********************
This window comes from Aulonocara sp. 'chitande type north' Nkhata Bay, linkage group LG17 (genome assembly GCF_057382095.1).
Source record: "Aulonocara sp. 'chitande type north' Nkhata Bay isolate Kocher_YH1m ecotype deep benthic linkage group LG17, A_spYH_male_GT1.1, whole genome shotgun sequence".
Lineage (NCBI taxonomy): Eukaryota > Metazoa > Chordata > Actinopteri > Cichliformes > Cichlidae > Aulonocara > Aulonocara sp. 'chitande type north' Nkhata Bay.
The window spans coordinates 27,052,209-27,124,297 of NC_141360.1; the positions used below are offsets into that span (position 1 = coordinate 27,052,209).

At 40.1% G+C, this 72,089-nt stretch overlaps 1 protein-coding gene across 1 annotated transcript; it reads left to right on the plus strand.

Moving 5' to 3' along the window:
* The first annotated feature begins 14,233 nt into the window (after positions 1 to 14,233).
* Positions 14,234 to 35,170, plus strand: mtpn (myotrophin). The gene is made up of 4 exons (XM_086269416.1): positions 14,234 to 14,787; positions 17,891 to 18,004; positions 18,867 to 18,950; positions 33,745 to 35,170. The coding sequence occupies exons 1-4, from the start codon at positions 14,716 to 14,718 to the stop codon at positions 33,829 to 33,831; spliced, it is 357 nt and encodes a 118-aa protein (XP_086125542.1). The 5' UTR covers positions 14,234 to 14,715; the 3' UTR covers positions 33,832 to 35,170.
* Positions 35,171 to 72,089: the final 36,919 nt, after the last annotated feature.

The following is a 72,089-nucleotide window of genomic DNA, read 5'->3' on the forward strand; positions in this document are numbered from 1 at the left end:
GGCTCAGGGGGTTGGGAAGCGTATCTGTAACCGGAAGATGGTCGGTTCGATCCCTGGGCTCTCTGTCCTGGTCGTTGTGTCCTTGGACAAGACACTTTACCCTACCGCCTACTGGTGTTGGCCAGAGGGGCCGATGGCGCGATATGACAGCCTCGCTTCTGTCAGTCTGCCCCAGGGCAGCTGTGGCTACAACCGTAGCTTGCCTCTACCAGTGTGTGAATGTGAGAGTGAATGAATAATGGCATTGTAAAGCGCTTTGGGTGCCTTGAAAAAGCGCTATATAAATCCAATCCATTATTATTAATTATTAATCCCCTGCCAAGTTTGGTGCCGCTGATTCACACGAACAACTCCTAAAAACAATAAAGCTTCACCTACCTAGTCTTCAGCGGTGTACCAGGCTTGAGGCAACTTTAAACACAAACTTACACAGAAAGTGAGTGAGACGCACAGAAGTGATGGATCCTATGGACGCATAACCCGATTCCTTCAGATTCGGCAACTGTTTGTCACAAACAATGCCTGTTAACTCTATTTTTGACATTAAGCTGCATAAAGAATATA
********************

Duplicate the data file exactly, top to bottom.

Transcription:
This window comes from Aulonocara sp. 'chitande type north' Nkhata Bay, linkage group LG17 (genome assembly GCF_057382095.1).
Source record: "Aulonocara sp. 'chitande type north' Nkhata Bay isolate Kocher_YH1m ecotype deep benthic linkage group LG17, A_spYH_male_GT1.1, whole genome shotgun sequence".
Lineage (NCBI taxonomy): Eukaryota > Metazoa > Chordata > Actinopteri > Cichliformes > Cichlidae > Aulonocara > Aulonocara sp. 'chitande type north' Nkhata Bay.
The window spans coordinates 27,052,209-27,124,297 of NC_141360.1; the positions used below are offsets into that span (position 1 = coordinate 27,052,209).

At 40.1% G+C, this 72,089-nt stretch overlaps 1 protein-coding gene across 1 annotated transcript; it reads left to right on the plus strand.

Moving 5' to 3' along the window:
* The first annotated feature begins 14,233 nt into the window (after positions 1 to 14,233).
* Positions 14,234 to 35,170, plus strand: mtpn (myotrophin). The gene is made up of 4 exons (XM_086269416.1): positions 14,234 to 14,787; positions 17,891 to 18,004; positions 18,867 to 18,950; positions 33,745 to 35,170. The coding sequence occupies exons 1-4, from the start codon at positions 14,716 to 14,718 to the stop codon at positions 33,829 to 33,831; spliced, it is 357 nt and encodes a 118-aa protein (XP_086125542.1). The 5' UTR covers positions 14,234 to 14,715; the 3' UTR covers positions 33,832 to 35,170.
* Positions 35,171 to 72,089: the final 36,919 nt, after the last annotated feature.

The following is a 72,089-nucleotide window of genomic DNA, read 5'->3' on the forward strand; positions in this document are numbered from 1 at the left end:
GGCTCAGGGGGTTGGGAAGCGTATCTGTAACCGGAAGATGGTCGGTTCGATCCCTGGGCTCTCTGTCCTGGTCGTTGTGTCCTTGGACAAGACACTTTACCCTACCGCCTACTGGTGTTGGCCAGAGGGGCCGATGGCGCGATATGACAGCCTCGCTTCTGTCAGTCTGCCCCAGGGCAGCTGTGGCTACAACCGTAGCTTGCCTCTACCAGTGTGTGAATGTGAGAGTGAATGAATAATGGCATTGTAAAGCGCTTTGGGTGCCTTGAAAAAGCGCTATATAAATCCAATCCATTATTATTAATTATTAATCCCCTGCCAAGTTTGGTGCCGCTGATTCACACGAACAACTCCTAAAAACAATAAAGCTTCACCTACCTAGTCTTCAGCGGTGTACCAGGCTTGAGGCAACTTTAAACACAAACTTACACAGAAAGTGAGTGAGACGCACAGAAGTGATGGATCCTATGGACGCATAACCCGATTCCTTCAGATTCGGCAACTGTTTGTCACAAACAATGCCTGTTAACTCTATTTTTGACATTAAGCTGCATAAAGAATATA